The Chocolate Thief, featuring Cade and Sylvain, is light and fun and charming. But the Chocolate romances gain depth as the series goes on, so that by the time we get to the fourth book in the series, The Chocolate Touch, which features Jaime and Dom, the story is not so light – though it still has plenty of humor – but is truly touching.

Jaime is not some posturing first-world twit showing off her moral superiority with her Causes. We find out just enough about her activities with the cacao plantations to know she is intelligent and practical and has truly been making a real difference in people’s lives. For me, that’s crucial in establishing her as a sympathetic protagonist. And we also know she has recently been badly hurt, not just metaphorically. Her confidence in herself has been shattered. She needs someone to help her regain that confidence.

Dominique Richard is one of Sylvain’s main rivals for Best Chocolatier in Paris, but his background is awful. We all know how violence and abuse in one generation tends to lead to violence and abuse in the next generation, and here is Dom, so determined that he will not contribute to that pattern. He’s got quite a reputation as a tough guy, yet he’s vulnerable in a whole different way compared to Sylvain. And Florand makes us totally buy this with her brilliant writing. Dom is (still) my favorite male lead from the Chocolate romances.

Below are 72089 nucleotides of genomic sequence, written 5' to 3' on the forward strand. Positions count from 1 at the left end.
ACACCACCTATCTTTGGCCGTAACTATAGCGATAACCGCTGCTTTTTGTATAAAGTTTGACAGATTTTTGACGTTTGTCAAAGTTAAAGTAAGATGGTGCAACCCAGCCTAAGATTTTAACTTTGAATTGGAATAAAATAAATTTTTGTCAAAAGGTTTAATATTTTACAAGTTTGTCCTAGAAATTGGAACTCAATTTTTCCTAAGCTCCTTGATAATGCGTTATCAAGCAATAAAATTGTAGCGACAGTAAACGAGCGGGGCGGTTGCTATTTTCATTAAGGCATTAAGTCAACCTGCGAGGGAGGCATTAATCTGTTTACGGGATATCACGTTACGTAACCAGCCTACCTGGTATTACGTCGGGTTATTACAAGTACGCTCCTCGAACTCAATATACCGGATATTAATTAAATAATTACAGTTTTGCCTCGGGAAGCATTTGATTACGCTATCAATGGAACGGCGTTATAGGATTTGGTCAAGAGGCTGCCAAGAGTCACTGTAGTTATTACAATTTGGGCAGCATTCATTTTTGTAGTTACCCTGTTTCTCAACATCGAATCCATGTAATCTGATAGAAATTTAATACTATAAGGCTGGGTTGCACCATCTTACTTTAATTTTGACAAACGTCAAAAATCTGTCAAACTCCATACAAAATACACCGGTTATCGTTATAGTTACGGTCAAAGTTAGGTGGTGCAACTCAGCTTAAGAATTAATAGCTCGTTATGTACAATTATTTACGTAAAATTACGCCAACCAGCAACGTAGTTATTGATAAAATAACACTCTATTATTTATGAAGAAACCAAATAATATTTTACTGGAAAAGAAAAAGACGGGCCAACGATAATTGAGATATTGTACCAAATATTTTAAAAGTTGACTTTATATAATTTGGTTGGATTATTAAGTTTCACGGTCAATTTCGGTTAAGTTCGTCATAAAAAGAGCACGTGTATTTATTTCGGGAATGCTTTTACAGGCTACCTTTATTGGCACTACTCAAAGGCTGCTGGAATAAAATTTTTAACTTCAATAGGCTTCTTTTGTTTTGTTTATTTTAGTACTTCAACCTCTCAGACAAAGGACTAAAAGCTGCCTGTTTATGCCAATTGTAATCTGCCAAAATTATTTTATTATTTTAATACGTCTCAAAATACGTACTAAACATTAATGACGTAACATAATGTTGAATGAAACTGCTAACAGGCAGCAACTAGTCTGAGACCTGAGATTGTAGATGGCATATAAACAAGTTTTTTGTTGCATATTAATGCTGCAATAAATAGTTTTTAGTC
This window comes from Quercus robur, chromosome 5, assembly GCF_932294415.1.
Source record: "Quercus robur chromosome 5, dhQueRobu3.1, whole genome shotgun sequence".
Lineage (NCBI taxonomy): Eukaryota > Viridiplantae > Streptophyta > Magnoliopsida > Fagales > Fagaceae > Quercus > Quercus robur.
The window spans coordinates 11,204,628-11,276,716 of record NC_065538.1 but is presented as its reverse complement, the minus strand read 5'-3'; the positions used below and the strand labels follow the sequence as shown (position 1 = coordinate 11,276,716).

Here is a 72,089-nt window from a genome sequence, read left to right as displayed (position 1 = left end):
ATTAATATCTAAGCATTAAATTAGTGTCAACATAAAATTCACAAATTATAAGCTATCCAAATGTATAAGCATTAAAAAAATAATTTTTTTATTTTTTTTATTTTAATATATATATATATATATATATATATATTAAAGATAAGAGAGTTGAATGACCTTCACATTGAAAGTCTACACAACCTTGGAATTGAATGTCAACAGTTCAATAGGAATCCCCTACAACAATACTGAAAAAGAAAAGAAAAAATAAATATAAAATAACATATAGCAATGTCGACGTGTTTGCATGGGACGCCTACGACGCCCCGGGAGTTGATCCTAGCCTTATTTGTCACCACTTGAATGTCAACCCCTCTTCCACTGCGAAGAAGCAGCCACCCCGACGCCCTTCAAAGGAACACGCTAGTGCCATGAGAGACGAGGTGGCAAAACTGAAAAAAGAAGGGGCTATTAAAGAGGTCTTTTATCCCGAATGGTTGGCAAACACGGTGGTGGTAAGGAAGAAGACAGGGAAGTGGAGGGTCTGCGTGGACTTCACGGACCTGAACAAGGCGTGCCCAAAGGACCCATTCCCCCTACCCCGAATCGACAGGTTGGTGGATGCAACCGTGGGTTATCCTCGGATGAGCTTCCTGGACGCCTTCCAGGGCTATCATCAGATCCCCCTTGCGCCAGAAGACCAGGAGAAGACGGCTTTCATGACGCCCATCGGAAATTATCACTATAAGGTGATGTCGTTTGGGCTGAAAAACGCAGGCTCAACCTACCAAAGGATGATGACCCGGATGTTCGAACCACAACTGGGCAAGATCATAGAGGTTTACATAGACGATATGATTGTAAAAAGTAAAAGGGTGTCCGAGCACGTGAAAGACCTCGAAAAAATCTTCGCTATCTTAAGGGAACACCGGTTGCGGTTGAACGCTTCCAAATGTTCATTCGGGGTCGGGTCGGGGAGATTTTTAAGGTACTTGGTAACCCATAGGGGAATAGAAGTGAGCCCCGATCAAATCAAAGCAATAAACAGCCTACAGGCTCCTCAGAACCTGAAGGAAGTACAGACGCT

Then we have their cousin, Summer. Summer is the rich girl who is also luminously beautiful: a tough protagonist to handle, because what kind of difficulties can a woman like that actually have? Well, it turns out she does have real problems. She’s in a genuinely painful situation and as that is slowly revealed, well, it would take a pretty hard-hearted reader not to sympathize with her and root for her and join her cheering section.

And Luc! He’s made it to the tippy-top of his profession, but, you guessed it, his life is not actually in perfect order. For him, it’s all about breaking out of his own tight defenses. Summer gives him a reason to do that.

Luc’s eyebrows drew together. He stared after the barge, profoundly disturbed at the thought that Summer might have needed him and his tangle of pride and hunger had left her unprotected. “Do you really think she’s shy?” he asked after a while…. I failed her didn’t I? I never fail at anything, but I think I keep failing her.